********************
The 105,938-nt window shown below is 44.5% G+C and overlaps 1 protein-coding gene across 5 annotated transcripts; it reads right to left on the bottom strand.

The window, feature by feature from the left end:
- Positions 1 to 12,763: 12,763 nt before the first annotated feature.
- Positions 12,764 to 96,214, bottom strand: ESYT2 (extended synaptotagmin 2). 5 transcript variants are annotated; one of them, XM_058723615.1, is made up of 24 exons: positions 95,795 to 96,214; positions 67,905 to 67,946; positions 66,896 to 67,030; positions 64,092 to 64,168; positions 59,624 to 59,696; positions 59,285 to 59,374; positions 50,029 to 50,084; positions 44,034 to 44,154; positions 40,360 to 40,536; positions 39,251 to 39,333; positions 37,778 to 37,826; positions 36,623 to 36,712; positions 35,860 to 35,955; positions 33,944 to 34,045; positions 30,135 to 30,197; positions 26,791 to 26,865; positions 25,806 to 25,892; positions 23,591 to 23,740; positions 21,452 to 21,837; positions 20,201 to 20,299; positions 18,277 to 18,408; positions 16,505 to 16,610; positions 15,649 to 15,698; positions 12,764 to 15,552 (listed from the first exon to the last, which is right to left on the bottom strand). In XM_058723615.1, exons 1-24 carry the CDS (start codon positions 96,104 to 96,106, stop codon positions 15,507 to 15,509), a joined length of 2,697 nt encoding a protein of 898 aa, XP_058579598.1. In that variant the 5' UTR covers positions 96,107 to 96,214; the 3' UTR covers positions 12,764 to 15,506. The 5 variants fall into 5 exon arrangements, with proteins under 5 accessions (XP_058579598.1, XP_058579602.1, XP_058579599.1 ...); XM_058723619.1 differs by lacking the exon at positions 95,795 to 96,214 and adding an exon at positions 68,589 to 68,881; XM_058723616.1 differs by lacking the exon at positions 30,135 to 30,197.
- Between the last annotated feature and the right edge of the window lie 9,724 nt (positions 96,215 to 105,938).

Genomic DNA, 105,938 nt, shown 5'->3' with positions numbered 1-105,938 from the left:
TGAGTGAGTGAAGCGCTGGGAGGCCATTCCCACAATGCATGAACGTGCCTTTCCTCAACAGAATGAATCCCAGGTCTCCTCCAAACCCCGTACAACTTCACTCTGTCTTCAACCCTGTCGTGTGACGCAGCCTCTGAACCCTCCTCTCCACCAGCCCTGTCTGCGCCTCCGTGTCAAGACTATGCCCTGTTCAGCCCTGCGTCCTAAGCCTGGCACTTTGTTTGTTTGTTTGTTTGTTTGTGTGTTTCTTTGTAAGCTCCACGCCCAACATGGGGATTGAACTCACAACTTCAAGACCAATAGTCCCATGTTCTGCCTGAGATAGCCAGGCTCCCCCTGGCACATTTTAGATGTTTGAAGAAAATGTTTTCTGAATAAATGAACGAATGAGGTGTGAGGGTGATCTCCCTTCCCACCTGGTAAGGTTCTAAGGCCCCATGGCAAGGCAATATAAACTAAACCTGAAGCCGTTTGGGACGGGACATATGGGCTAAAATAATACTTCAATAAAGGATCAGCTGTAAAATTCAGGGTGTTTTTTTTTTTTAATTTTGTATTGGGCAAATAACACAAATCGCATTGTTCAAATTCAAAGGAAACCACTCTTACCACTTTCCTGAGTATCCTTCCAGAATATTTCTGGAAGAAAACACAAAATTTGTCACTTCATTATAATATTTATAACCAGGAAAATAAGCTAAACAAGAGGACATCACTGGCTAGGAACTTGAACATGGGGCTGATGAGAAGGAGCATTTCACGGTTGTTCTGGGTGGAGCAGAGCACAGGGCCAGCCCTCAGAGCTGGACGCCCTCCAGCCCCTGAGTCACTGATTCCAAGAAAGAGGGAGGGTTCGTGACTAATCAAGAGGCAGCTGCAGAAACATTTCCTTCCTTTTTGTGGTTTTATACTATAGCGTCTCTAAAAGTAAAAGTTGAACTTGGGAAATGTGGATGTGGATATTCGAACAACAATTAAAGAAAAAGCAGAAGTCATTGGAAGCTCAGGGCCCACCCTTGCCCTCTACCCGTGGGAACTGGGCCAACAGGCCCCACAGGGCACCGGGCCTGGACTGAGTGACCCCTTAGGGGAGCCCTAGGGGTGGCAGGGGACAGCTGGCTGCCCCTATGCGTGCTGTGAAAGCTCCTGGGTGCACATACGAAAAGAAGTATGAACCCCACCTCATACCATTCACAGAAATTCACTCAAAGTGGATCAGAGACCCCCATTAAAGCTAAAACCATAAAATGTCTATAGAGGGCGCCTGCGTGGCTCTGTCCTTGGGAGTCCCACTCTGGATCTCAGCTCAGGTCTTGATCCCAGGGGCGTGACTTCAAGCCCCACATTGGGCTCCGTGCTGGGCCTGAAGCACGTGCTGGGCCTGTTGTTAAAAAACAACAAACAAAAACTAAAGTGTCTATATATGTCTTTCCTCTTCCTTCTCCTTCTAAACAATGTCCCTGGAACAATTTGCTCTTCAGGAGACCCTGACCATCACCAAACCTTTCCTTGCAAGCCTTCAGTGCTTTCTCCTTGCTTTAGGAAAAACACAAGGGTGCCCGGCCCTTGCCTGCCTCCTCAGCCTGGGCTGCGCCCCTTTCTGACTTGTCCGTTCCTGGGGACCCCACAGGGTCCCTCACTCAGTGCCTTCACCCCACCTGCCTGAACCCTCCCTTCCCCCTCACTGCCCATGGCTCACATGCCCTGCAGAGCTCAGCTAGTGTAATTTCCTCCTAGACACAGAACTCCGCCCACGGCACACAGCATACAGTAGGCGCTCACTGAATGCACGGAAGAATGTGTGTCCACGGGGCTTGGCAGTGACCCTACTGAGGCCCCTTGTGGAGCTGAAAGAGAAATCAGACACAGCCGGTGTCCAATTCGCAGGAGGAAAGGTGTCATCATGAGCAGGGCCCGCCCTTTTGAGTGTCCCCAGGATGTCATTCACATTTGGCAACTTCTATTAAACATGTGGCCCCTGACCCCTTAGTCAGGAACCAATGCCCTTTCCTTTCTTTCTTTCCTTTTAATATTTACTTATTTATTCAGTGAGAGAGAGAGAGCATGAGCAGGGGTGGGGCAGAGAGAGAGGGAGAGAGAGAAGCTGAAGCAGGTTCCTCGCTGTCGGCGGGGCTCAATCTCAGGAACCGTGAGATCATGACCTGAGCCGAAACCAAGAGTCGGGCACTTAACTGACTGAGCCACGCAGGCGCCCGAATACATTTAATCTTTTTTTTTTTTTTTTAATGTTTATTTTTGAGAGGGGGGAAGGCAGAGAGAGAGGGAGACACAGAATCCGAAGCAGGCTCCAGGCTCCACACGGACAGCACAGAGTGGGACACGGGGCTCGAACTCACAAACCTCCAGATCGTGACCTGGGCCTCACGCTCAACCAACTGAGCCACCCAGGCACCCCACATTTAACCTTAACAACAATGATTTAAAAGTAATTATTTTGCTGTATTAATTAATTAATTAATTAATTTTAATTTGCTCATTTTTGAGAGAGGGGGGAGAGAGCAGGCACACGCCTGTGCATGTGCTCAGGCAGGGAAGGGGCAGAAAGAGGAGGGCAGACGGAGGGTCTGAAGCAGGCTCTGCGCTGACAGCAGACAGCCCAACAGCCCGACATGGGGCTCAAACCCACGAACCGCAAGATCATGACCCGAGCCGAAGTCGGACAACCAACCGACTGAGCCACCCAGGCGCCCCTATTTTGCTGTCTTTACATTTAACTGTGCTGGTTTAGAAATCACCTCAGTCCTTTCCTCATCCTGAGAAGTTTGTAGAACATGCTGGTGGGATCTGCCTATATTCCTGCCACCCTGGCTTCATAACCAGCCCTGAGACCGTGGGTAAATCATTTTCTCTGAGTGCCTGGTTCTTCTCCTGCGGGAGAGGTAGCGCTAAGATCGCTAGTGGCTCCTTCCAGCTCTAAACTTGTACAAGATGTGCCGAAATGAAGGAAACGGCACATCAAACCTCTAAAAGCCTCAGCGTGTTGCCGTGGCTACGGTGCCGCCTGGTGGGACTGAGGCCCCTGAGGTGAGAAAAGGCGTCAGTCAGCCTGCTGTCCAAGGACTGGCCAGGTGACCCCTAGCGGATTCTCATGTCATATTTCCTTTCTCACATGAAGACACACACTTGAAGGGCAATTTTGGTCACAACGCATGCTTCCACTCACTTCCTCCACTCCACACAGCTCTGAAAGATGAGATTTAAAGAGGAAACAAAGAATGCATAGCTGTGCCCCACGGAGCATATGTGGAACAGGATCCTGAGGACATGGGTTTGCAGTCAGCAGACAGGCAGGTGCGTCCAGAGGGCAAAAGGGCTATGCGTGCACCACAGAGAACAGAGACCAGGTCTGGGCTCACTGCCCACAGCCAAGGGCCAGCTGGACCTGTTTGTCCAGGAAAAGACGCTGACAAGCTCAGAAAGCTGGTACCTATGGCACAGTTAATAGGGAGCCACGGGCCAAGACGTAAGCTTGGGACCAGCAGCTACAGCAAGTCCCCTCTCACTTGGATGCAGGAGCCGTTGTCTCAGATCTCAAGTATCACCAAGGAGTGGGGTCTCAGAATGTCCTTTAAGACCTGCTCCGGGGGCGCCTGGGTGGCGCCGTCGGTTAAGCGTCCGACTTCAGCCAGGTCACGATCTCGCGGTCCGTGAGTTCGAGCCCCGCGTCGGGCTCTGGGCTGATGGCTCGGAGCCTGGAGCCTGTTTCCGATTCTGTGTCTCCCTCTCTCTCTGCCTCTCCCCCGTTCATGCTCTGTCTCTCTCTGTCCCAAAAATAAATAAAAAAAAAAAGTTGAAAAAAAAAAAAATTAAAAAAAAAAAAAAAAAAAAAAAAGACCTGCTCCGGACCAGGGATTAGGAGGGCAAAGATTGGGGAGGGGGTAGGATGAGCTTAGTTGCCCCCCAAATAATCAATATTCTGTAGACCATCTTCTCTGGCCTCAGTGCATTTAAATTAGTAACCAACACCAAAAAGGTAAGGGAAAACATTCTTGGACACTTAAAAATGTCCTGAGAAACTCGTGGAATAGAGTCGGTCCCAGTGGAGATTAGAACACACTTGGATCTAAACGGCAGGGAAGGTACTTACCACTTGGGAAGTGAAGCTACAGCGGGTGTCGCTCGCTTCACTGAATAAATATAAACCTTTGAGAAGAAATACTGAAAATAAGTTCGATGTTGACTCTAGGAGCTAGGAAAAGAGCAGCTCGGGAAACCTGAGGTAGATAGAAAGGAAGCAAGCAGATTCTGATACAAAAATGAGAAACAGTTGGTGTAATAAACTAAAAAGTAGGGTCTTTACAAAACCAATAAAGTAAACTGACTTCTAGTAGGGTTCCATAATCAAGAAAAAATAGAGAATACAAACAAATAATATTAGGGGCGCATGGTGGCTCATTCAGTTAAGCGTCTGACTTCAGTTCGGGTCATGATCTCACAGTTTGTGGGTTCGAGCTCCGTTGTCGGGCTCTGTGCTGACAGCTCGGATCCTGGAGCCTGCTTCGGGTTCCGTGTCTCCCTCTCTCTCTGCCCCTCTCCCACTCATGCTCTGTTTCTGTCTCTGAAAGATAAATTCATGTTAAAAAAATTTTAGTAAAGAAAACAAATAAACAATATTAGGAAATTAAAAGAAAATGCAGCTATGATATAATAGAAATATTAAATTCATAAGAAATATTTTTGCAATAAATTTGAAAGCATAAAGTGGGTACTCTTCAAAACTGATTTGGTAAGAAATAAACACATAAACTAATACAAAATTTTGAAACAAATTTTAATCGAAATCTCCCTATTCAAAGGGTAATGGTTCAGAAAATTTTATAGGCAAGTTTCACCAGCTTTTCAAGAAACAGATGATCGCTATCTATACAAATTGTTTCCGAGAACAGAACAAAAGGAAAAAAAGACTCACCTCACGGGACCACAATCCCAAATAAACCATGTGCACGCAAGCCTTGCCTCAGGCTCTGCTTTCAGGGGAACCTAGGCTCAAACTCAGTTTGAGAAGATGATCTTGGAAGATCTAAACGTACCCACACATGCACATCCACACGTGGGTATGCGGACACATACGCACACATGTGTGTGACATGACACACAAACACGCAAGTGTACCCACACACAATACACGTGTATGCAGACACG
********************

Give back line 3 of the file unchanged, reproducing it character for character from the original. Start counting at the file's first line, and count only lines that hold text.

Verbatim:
- Positions 1 to 12,763: 12,763 nt before the first annotated feature.